Worth reminding: the draft for this proposal isn’t finished. It would be great for everyone to give us their thoughts on GitHub when it is proposed, so we can keep a persistent record.

Q: Which method or equation is used to calculate REN value based on fees? I'm interested in how REN value is calculated as well, to maintain the L < 3 ratio?
A: We haven’t finalized this yet. But, at this stage, the plan is to have a smart contract that is controlled by the Darknodes. We want to wait to see how SubZero and Zero go before committing to a specific formulation, as this will give us a chance to bootstrap the network and field inputs from the Darknodes owners after the earnings they can make have become more apparent.
submitted by RENProtocol to RenProject [link] [comments]

Best General RenVM Questions of March 2020

Best General RenVM Questions of March 2020

\These questions are sourced directly from Telegram*

Q: How do I shutdown my Chaosnet Darknode? A: Please follow these directions:

Q: Can I run a Chaosnet Darknode and Mainnet Darknode at the same time (on the same computer). A: No, if you want to do that you’ll have to run them on separate computers.

Q: You mentioned DCEP in your latest piece and "12 App Ideas", but it's going to run on a centralized private network. The Bank of England also just released a report on how they're thinking about their CBDC and DLT/centralization, and stress that a DLT could add resilience, but there's also no reason a currency couldn't be more centralized. The Block reported that other central banks (like the EU and Singapore) are considering third-party chains like Corda. Can you comment on which CBDC designs may or may not be compatible with RZL? You previously said "RZL sMPC provides ECDSA signatures because that’s what it is used by Ethereum, Bitcoin, etc. Whatever solution they come up with, will be the solution that RZL has to be upgraded to use (the whole point of RenVM is not to tell other chains how to do things, and still provide interop; this means waiting on them to define their solution and then working with that)." So, what does centralization mean for RZL, and how can we think about compatibility between these designs on the technical side?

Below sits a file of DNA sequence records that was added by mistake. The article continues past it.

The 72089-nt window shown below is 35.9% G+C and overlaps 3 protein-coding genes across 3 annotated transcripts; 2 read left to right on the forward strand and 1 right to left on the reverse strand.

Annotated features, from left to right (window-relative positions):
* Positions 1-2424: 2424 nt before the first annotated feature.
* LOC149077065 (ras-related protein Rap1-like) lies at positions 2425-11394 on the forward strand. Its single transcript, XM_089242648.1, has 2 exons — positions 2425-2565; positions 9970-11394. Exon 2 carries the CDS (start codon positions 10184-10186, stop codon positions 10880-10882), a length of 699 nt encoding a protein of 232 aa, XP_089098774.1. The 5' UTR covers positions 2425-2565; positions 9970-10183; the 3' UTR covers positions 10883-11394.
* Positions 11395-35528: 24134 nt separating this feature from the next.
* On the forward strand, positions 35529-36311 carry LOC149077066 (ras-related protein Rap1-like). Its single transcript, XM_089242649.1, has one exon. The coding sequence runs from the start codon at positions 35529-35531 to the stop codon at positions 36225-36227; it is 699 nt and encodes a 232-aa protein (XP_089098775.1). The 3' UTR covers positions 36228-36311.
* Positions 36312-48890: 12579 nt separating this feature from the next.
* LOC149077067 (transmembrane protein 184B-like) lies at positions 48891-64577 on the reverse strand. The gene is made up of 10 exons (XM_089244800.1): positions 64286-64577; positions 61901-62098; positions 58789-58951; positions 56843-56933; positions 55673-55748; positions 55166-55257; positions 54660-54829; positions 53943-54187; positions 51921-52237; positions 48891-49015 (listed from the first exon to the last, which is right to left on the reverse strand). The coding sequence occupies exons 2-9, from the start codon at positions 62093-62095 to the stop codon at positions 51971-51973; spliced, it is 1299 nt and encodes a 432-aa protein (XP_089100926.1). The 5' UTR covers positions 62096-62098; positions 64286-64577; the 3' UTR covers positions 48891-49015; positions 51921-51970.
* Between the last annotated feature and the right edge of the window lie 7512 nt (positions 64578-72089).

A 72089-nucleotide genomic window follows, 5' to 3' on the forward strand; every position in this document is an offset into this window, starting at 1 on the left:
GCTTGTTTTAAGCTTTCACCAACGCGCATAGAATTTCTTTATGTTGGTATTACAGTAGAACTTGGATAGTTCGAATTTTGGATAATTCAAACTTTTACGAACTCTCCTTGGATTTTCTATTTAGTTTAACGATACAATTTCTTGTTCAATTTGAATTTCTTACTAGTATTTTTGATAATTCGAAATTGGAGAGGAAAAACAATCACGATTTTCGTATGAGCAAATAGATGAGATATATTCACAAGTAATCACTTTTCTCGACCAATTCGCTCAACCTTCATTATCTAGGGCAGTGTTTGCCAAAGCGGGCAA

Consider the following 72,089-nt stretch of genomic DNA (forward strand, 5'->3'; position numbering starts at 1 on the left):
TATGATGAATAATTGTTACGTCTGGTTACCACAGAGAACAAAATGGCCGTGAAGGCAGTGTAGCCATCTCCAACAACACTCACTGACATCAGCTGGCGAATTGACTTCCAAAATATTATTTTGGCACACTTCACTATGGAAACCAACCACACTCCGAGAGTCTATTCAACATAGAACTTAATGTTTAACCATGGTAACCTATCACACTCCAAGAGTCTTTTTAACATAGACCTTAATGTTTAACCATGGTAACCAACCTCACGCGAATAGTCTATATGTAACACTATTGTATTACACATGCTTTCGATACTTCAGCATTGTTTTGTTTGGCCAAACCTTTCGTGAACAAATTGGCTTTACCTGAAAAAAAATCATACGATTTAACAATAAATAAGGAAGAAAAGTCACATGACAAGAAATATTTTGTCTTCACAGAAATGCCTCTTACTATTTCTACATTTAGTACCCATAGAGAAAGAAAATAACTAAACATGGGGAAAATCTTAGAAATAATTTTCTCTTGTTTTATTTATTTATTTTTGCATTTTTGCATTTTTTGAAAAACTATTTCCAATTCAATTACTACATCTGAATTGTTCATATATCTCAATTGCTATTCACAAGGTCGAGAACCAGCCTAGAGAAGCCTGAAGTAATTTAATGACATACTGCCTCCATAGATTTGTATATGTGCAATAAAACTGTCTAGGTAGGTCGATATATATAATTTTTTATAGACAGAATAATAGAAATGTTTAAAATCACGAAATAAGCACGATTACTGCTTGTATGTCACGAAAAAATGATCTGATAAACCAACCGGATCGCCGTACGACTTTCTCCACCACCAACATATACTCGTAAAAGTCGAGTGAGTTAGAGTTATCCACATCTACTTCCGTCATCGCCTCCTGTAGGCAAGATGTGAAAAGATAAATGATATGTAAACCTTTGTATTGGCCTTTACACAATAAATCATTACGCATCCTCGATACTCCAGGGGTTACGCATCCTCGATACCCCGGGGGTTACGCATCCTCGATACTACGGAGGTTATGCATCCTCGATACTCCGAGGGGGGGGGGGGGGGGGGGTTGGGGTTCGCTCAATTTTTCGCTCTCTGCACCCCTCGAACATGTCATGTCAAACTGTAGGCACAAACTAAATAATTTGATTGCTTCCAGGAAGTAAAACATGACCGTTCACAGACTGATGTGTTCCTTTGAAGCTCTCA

A: The topic of centralisation in interoperability comes down to the compounding effect of using multiple networks. Put another way “you’re only as decentralised as your most centralised component”. While there are nuances to this, the core idea rings true.